In internal discussions with employees leaked to the media, Facebook CEO Mark Zuckerberg reveals how the social media giant would respond if U.S. Sen. Elizabeth Warren is elected president and her ambitious steps to break up big tech companies like Facebook move ahead.
"[I]f she gets elected president, then I would bet that we will have a legal challenge, and I would bet that we will win the legal challenge," Zuckerberg says in audio leaked to The Verge and published Tuesday. "And does that still suck for us? Yeah. I mean, I don’t want to have a major lawsuit against our own government.
"But look, at the end of the day, if someone’s going to try to threaten something that existential, you go to the mat and you fight."
The Massachusetts Democrat has labeled Facebook and other tech companies as monopolies that "hurt small businesses and innovation." As part of her proposal, unveiled in March, she says she'd appoint regulators "committed to reversing illegal and anti-competitive tech mergers" like Facebook's purchases of WhatsApp and Instagram.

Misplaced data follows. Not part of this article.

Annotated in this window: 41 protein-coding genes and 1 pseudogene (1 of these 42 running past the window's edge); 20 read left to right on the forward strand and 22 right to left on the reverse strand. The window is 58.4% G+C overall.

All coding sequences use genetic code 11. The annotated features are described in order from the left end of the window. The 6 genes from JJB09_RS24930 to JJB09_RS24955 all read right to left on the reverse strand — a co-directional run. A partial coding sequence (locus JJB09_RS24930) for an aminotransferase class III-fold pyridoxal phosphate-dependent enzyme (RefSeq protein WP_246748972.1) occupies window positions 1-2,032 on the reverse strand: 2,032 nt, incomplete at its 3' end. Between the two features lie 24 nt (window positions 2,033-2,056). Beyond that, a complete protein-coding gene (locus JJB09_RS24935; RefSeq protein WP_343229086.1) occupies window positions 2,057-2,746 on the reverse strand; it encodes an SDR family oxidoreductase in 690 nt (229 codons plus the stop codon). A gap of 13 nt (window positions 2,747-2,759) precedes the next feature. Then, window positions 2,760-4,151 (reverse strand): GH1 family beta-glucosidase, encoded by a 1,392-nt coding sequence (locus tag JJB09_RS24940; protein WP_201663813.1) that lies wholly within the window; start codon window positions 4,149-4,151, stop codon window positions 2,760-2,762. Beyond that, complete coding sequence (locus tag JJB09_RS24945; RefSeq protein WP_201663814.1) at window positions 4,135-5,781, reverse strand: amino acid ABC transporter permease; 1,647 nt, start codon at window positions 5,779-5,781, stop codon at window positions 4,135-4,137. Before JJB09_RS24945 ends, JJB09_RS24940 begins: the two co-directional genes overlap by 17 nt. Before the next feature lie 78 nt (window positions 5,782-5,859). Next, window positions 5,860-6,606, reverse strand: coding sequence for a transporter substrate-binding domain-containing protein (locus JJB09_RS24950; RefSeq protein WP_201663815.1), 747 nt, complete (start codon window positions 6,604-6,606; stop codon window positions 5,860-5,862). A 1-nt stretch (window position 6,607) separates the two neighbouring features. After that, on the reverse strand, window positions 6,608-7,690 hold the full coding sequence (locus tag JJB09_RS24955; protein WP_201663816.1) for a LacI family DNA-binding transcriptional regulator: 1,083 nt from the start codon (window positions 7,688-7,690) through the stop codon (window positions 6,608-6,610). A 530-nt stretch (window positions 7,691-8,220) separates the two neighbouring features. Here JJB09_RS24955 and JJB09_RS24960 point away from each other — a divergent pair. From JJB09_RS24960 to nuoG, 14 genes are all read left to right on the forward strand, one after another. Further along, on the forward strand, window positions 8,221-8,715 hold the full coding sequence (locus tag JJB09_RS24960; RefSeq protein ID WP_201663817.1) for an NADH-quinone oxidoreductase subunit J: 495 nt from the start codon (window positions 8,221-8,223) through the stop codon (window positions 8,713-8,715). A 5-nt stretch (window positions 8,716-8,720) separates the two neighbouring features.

Warren, who's made standing up to corporations a key part of her White House candidacy, jumped at the chance Tuesday to respond to Zuckerberg's leaked comments, tweeting: "What would really 'suck' is if we don’t fix a corrupt system that lets giant companies like Facebook engage in illegal anticompetitive practices, stomp on consumer privacy rights, and repeatedly fumble their responsibility to protect our democracy."
Zuckerberg, for his part, seemed unperturbed by the leak, posting a link to The Verge article on his own Facebook page and writing: "[Y]ou can check it out if you're interested in seeing an unfiltered version of what I'm thinking and telling employees on a bunch of topics."
The Facebook CEO, in the leaked audio, also disagrees with Warren's plan to break up big tech firms on the merits. "[B]reaking up these companies, whether it’s Facebook or Google or Amazon, is not actually going to solve the issues," he said. "And, you know, it doesn’t make election interference less likely. It makes it more likely because now the companies can’t coordinate and work together."
The Verge says it obtained two hours of audio from employee meetings with Zuckerberg in July. That same month, Facebook agreed to a record-breaking $5 billion penalty from the Federal Trade Commission for its privacy practices.
The FTC is also investigating the social media giant for potential antitrust violations.